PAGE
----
Working Smarter from Home During Shelter in Place

Jon Fesmire |

The COVID-19 pandemic has changed how all of us conduct even the most basic aspects of our lives. For many, this has caused turmoil. For others, it has flipped life on its head, but things are manageable.

About a third of the U.S. workforce is now working at home, and most of those people weren’t doing so before. This is a big change, and it comes with advantages and disadvantages. As a writer who has been teleworking for the last five years, I’d like to help you set up your workspace so you can feel more focused and work more efficiently.

The Problem

If you’re used to working in an office, then time at home has been meant for relaxation, family time, and other aspects of life. Maybe you have a laptop you use in various parts of the house. This worked great before, but when you’re using it for work, you feel scattered. You go from the kitchen counter to the dining room table, then sit on the couch and put it on your lap or the coffee table, and you’ll even sit in bed, where you’re supposed to sleep and work there.

While there’s certainly room for flexibility, our brains use our environment as clues to what we should be doing. So, if you’re working extensively in your bed, it becomes difficult to fall asleep there. If you’re working at the coffee table, you may be tempted to turn on the television or read a book. And, not having a dedicated workspace can make you feel scattered when you are working, and make your work activities less efficient.

The Shift

I’ve been a writer for decades, so it’s always felt natural for me to have a computer desk. At one time, it was under the staircase, and that made for a nice little office setup. Now, it’s in my living room.

This is not the best time to get a desk. Normally, I’d recommend going to a thrift store like The Habitat for Humanity Restore or The Salvation Army. Last year I got two excellent, sturdy desks, a bookcase, and a nightstand at Habitat for Humanity for $100, total. When such stores open again, you can try them. Meanwhile, you could order a desk online, but that will be expensive. If you can afford it, though, it’s a good investment.

An alternative is to get a folding table. I used one for a while in between desks and it worked well. Plus, they’re cheap, and you can usually find them at Cosco. Since Costco sells food, it’s open during the quarantine period. Just follow social distancing rules and wear a mask when you go. Perhaps you have a desk or folding table in your self storage unit. If so, it’s time to bring it home.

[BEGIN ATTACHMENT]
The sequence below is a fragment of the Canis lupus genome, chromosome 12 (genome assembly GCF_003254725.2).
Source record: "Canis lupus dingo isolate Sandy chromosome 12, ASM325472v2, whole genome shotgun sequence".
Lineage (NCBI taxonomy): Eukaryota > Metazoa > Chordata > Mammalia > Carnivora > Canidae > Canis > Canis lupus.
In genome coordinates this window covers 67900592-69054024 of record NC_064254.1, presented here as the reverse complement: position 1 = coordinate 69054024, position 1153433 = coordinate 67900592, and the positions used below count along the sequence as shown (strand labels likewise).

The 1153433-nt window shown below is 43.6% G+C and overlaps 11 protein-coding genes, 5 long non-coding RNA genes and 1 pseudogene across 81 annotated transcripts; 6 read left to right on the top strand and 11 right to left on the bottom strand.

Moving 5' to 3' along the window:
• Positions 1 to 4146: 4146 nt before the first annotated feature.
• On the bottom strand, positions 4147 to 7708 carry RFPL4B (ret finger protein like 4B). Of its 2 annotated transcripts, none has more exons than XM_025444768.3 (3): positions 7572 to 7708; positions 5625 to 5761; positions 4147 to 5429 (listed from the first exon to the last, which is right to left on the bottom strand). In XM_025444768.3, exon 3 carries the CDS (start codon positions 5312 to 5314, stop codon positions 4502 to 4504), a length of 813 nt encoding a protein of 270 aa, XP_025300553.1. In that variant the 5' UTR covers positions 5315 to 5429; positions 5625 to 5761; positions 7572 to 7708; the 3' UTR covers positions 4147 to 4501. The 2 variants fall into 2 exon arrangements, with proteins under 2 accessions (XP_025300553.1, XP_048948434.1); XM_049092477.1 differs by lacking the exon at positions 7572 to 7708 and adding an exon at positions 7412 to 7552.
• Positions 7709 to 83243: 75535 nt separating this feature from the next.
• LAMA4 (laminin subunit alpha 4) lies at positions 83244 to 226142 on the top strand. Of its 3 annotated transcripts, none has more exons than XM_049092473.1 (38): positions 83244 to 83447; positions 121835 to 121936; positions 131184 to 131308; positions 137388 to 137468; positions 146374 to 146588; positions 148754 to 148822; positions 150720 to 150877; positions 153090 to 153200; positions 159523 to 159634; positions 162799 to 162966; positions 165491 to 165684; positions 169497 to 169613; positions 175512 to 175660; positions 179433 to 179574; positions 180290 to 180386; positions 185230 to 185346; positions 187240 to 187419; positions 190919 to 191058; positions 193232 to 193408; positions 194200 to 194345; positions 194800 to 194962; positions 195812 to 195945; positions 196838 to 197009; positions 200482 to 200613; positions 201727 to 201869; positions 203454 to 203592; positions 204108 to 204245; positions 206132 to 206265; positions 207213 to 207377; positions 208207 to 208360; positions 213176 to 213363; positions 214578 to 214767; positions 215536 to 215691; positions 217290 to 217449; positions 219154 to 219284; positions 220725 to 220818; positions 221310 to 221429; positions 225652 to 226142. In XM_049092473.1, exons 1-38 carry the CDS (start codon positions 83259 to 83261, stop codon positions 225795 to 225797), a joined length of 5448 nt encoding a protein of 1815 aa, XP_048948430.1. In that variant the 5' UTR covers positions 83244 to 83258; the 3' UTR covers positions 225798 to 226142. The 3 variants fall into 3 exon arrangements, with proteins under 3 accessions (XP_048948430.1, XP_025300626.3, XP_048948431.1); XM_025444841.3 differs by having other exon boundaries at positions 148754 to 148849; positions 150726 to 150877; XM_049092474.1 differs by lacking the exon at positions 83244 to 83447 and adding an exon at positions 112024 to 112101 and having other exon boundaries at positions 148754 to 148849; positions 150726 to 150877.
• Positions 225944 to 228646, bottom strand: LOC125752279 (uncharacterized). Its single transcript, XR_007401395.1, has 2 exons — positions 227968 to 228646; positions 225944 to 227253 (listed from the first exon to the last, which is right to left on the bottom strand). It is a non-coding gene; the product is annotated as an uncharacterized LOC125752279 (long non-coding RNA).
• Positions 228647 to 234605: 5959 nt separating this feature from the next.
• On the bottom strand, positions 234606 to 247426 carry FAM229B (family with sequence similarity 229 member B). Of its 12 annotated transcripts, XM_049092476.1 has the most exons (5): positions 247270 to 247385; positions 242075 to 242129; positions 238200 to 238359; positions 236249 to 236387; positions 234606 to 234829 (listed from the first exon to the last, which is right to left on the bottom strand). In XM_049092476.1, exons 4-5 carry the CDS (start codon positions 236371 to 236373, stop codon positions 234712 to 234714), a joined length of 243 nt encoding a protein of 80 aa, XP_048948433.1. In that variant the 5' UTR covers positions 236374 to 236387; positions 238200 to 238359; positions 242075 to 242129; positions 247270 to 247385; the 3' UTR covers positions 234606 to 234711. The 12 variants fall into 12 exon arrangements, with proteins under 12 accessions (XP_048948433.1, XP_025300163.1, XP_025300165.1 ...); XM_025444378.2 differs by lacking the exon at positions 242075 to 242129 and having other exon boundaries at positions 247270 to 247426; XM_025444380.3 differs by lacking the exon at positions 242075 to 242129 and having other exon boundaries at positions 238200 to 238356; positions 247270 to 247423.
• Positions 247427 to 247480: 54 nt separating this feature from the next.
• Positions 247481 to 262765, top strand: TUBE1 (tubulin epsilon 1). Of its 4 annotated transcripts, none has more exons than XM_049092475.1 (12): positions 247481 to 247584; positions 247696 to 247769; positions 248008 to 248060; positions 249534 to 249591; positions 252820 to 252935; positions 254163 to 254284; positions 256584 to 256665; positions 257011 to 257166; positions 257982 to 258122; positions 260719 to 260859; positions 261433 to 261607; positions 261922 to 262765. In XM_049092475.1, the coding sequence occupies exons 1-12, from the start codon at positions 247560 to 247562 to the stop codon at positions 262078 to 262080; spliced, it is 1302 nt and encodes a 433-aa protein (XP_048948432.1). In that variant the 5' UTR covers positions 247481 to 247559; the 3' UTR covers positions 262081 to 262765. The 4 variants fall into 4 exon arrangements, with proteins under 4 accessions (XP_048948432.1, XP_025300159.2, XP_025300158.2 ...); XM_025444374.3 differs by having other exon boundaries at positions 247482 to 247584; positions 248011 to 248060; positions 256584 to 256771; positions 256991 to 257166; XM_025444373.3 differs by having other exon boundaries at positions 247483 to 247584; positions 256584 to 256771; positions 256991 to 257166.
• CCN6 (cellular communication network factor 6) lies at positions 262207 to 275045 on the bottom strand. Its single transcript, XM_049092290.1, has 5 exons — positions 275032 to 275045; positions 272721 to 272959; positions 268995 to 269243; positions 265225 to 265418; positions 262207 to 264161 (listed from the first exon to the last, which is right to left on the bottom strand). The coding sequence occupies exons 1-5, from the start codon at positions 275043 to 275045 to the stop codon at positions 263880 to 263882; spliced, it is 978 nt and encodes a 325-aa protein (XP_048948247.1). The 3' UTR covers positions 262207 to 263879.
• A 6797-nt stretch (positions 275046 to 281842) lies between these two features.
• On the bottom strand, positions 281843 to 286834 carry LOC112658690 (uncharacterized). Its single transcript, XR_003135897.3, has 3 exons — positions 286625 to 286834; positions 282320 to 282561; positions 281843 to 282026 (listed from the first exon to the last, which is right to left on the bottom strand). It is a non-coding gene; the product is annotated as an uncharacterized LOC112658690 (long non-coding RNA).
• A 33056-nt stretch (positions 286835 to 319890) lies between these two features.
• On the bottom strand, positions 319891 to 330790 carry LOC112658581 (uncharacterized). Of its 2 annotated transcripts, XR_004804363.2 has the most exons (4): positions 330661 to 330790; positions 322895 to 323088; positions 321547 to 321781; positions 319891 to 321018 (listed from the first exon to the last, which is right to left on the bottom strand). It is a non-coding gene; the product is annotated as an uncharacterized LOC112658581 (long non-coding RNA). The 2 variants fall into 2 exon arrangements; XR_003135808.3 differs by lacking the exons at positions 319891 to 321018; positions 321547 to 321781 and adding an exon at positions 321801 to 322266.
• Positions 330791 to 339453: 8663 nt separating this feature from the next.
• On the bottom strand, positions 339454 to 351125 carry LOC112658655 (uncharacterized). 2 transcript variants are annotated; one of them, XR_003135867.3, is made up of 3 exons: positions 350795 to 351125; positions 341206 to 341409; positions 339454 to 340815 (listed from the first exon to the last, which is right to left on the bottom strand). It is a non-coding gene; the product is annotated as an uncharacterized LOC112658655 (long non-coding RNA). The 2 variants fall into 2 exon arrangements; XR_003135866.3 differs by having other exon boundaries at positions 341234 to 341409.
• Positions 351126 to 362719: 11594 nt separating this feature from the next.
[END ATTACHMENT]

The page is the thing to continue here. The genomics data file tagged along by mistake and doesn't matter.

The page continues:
Choose a spot where you don’t do much else, whether you use a new table, desk, or an existing space in your home. For example, you may want to sit at the counter between your kitchen and dining room. If you have a table on your back porch, you can choose a spot there to work.

Setting Work Hours

Some teleworking jobs have set hours. If you worked from 8:00 am to 5:00 pm in the office, they’ll expect you to work the same hours at home. That way, you can use Zoom or Skype to communicate with your fellow employees, answer phones, and so on. However, many teleworking jobs require that you work a certain amount of hours, but you get to schedule them in a way that is convenient for you.

We recommend working the same hours every day, a good habit that will also help your productivity. Dedicated work hours inform your mind that it’s time to be productive, just as a dedicated workspace does.

Pomodoros

If you really want to boost your productivity, we have a great technique called Pomodoro. Created in the 1980s by Francesco Cirillo, this productivity technique will surprise you. It works incredibly well.

It works like this. Set a timer for 25 minutes. During that time, work with absolute focus. When the timer goes off, stop working, set it for 5 minutes, and take a break, preferably away from your work area. When the 5 minutes is up, repeat. You’ll be amazed at how much you’ll get done during those 25 minute periods, knowing that a short break is coming. After a few hours of these, take your lunch break.

Finally, when you’re done working for the day, you can enjoy doing what you do in the rest of your house without thinking about your job. Watch TV, make dinner, and have a good night’s sleep. You’ll be pleased with your work and leisure time. This era of COVID-19 is tough for all of us, but separating work and play at home can help ease the stress.